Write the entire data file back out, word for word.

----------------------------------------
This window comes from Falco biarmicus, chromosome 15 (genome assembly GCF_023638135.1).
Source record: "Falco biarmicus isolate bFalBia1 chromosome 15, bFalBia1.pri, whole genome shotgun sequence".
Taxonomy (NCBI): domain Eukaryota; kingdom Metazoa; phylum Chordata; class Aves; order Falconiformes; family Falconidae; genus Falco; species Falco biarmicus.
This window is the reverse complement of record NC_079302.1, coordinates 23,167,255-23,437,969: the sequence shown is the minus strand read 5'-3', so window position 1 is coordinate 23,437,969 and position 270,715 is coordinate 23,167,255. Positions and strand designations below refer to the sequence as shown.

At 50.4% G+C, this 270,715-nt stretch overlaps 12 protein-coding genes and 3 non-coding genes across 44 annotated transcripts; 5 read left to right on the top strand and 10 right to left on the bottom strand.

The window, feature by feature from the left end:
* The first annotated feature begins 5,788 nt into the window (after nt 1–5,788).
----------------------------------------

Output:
This window comes from Falco biarmicus, chromosome 15 (genome assembly GCF_023638135.1).
Source record: "Falco biarmicus isolate bFalBia1 chromosome 15, bFalBia1.pri, whole genome shotgun sequence".
Taxonomy (NCBI): domain Eukaryota; kingdom Metazoa; phylum Chordata; class Aves; order Falconiformes; family Falconidae; genus Falco; species Falco biarmicus.
This window is the reverse complement of record NC_079302.1, coordinates 23,167,255-23,437,969: the sequence shown is the minus strand read 5'-3', so window position 1 is coordinate 23,437,969 and position 270,715 is coordinate 23,167,255. Positions and strand designations below refer to the sequence as shown.

At 50.4% G+C, this 270,715-nt stretch overlaps 12 protein-coding genes and 3 non-coding genes across 44 annotated transcripts; 5 read left to right on the top strand and 10 right to left on the bottom strand.

The window, feature by feature from the left end:
* The first annotated feature begins 5,788 nt into the window (after nt 1–5,788).